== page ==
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Describe and explain the development of castles in the period c. 1200 - c.1600.

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Introduction

Describe and explain the development of castles in the period c. 1200 - c.1600 Mont Orgueil Fougeres Fort La Latte Introduction Due to the technological breakthroughs between the c. 1200 and c. 1600 there was a great deal of change in the way that castles were constructed. Their defences also had to be to a larger extent better because of the commencement of artillery warfare. Mont Orgueil castle is an example of this as additions were made in an attempt to hold off improving technology such as the threat of canon. Methods of Construction The initial sorts of castles were built using wood, simply because it was not very expensive and it is quick and easy to build with. This was most definitely not the best of ideas as it was susceptible to boring, battering and burning and so stone became a lot more popular. A few castles collaborated both stone and wood but most were built completely of stone apart from interior floors and roofs. Castles were usually built on top of a hill or motte ranging from about 15 to 30 feet high. This would be enclosed by a wall at the edges of the top and a wet or dry ditch at the bottom. ...read more.

Middle

The Cornish Bastion of the castle seen in all three investigated castles, its intention to support canon but it was simply to heavy, it looked down upon the lower ward (where people would flee to if there was a threat) and so provided crossfire at invaders although it has its strengths it also has its weaknesses for example its not a very stable area for artillery and there is a flaw in the building structure. The Cornish Bastion was also the only example of Machicolations. The Grand Battery is made from earth and is filled in 60 - 70 feet with a wall surrounding it. It is basically an artillery platform, which was developed in approximately the 15th century used to try and prevent canon from the opposing hill hitting the keep but unfortunately did not work which, is why Somerset Tower was built. Somerset Tower was an elevated platform enabling bowman to fire from and to drop things from which, has very thick walls suitable for canon fire and is extremely tall with a huge embankment (it was effectively just a wall). It was not successful because it was not high enough and artillery range was increasing through the impact of the canon ball. ...read more.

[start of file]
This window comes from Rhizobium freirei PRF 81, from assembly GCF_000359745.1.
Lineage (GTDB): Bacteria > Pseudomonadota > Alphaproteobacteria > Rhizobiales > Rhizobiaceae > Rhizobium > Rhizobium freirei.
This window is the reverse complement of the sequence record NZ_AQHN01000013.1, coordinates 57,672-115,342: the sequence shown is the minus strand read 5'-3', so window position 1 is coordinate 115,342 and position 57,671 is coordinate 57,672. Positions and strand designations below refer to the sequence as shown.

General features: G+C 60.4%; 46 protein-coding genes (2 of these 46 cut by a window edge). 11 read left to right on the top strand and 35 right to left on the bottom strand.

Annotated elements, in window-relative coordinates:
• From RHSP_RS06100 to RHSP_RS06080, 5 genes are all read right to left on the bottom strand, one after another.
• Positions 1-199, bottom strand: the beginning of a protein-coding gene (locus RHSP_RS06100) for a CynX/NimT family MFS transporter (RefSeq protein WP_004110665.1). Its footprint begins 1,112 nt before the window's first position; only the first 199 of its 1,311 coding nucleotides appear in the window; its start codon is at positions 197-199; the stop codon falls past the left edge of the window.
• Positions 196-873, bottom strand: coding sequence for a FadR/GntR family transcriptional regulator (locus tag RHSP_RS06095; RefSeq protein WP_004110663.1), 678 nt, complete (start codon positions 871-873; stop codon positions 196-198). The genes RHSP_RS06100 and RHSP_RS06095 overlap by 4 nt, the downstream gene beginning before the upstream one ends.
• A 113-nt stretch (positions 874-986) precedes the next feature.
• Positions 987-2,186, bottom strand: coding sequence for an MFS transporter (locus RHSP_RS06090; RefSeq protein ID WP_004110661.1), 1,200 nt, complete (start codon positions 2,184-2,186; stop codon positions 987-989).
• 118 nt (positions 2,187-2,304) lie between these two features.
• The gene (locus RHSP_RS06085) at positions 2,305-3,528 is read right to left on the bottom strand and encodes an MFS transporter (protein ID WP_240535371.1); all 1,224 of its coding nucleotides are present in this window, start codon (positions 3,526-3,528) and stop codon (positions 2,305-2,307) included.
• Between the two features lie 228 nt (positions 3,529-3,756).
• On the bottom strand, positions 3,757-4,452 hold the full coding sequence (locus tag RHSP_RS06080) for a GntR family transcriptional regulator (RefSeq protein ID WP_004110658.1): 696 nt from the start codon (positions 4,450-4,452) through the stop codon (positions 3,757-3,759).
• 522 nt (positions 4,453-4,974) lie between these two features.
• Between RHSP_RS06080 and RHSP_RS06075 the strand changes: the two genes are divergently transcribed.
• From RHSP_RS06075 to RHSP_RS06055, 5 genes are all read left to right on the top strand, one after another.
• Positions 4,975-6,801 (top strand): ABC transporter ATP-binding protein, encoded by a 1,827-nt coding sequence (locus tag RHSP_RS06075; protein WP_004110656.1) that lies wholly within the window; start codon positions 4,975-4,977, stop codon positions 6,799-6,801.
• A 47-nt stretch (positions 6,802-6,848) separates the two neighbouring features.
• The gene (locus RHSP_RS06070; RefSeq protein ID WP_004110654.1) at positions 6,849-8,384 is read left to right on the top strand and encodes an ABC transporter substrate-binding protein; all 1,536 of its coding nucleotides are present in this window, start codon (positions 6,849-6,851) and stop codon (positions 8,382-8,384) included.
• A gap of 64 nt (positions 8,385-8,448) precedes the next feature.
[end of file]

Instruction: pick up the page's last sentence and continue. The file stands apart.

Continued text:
Conclusion

The shape of castles changed dramatically after1150. They were now round shaped instead of the original square and rectangular design. A curved tower could defend the castle to a greater extent from attack because there are no sharp weak corners from which an attacker can use to their advantage. In 1373 Bretrand de Gaxon attacked all three castles and narrowly missed taking over Mont Orgueil. The thirteenth century brought for a more attacking approach. Things like lofty towers, hoardings, parapets, arrow slits, machicolations etc were introduced to fight off enemies. Hoardings were holes or doors in the floor through which you could drop offensive materials e.g. missiles, molten lead, excrement, on to the attackers below. Machicolations were stone equivalents to hoardings. At about the 15th century castles had to be refortified in a concentric manner to combat against the modernization of artillery warfare. An increase in comfort and a reduction in defence came about at around the 14th and 15th centuries, castles became more like homes. By 1450 the gatehouse had become immensely more popular than concentric castles. Through this the need for castles had completely diminished simply because the security the castle once held had been overcome by technological breakthroughs in artillery. By 1600 Mont Orgueil had become redundant despite additions to hold off improving canon. The Governor moved to Elizabeth Castle and people moved to manor houses such as Longueville Manor. ...read more.

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